Project Title

The Archbishop's Odyssey

Author Information

Leonard Sprague


For centuries, scholars have analyzed a collection of problems that, nowadays, has been defined as NP-complete. Currently, NP-complete problems have no known efficient solutions. The Clay Mathematics Institute has offered a reward of one million dollars for a solution. The problem of finding Hamilton paths and cycles has been shown to be in this category. Knight’s tours, where the knight must visit every square of a chessboard exactly once, are examples of Hamilton paths and cycles.

This research revolves around the creation of a new branch of the tour problems, through a new piece: the Archbishop. Chess Grandmaster Jose Capablanca created this piece, giving it the ability to move as either a Knight or a Bishop, to increase the complexity of Chess. Some of the questions investigated are: does the Archbishop have Hamilton cycles and paths on various size boards (not only 8x8 but 3x3, 4x4, ...)?, and, how many edges are there in the movement graphs of these boards?

One result used different counting arguments. The Archbishop, unlike the Knight, is not forced to “switch colors” on the checkered chess board, as it has the ability to move diagonally to a square of the same color. Therefore, it has the ability to tour a board with an odd number of squares. A second result was the equation for the number of edges the Archbishop movement graph has in relation to the size of the board: 6n2 – 16n + 10. With this finding also came the equation of a Bishop’s number of edges: 2n2 – 4n + 2. Third, using graph theory, it was found that an Archbishop cannot complete a cycle on a 4x4 chess board. And fourth, using a cyclic solution of a 3x3 board, a solution for all 3nx3n boards was found by connecting the smaller solutions together. These findings suggest many new problems and present new opportunities for people to investigate.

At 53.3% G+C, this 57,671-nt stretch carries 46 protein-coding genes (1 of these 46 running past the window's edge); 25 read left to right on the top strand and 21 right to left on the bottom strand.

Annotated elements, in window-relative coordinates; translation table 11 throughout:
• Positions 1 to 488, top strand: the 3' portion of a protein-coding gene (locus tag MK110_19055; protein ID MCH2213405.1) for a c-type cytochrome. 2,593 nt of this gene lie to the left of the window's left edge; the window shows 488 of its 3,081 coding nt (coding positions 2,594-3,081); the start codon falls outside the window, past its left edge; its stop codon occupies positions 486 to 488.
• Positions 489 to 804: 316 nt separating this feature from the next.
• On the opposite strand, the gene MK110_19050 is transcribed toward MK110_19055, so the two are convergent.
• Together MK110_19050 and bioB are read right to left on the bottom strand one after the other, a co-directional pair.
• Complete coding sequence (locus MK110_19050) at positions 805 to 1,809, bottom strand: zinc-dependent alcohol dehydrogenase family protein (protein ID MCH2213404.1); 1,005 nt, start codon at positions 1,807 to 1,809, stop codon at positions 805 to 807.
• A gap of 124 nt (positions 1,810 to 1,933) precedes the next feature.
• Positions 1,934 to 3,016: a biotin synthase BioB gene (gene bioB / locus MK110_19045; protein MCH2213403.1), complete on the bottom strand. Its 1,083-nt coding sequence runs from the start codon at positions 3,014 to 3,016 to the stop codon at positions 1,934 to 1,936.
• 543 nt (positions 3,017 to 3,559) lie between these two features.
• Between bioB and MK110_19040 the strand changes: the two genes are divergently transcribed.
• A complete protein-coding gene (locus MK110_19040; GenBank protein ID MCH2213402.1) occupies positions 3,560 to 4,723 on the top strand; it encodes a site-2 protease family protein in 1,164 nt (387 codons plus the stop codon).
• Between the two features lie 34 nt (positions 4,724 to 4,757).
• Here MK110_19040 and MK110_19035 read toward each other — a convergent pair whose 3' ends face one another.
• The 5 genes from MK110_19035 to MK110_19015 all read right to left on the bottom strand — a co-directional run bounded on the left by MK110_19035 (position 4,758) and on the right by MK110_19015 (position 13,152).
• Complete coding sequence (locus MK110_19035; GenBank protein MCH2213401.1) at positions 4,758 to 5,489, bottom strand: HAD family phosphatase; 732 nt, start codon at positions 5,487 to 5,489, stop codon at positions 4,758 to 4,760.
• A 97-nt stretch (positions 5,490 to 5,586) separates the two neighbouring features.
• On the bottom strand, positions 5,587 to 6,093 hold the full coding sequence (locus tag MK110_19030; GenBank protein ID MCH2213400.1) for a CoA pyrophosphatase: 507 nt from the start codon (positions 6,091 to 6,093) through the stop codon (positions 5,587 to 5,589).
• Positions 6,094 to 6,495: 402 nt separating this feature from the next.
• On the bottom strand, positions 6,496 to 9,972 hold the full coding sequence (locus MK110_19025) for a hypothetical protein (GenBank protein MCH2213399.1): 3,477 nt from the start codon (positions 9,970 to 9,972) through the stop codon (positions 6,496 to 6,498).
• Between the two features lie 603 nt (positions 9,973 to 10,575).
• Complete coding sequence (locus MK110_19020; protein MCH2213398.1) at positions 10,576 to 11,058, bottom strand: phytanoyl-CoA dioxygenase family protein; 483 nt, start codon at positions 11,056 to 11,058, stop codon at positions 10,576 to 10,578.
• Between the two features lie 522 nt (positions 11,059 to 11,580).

Note on the Author

Len Sprague is a junior pursuing a B.S. in Chemistry with an Environmental concentration. This research began as an idea, buried among many others, that thrust itself to the forefront with its seemingly endless torrent of questions. Ten weeks of long days and nights were spent consumed by these questions, with conjectures forming from the numerous avenues of exploration. Such work was made possible with the guidance of his mentor, Dr. Ward Heilman (Mathematics), and with funding from an Adrian Tinsley Summer Research Grant. All results of this research are meant to open a new branch of mathematical inquiry, with the intention of revealing ever more useful patterns and solutions to those unending questions. This work was presented at the fall 2013 Mathematical Association of America (MAA) Northeastern Sectional Meeting.

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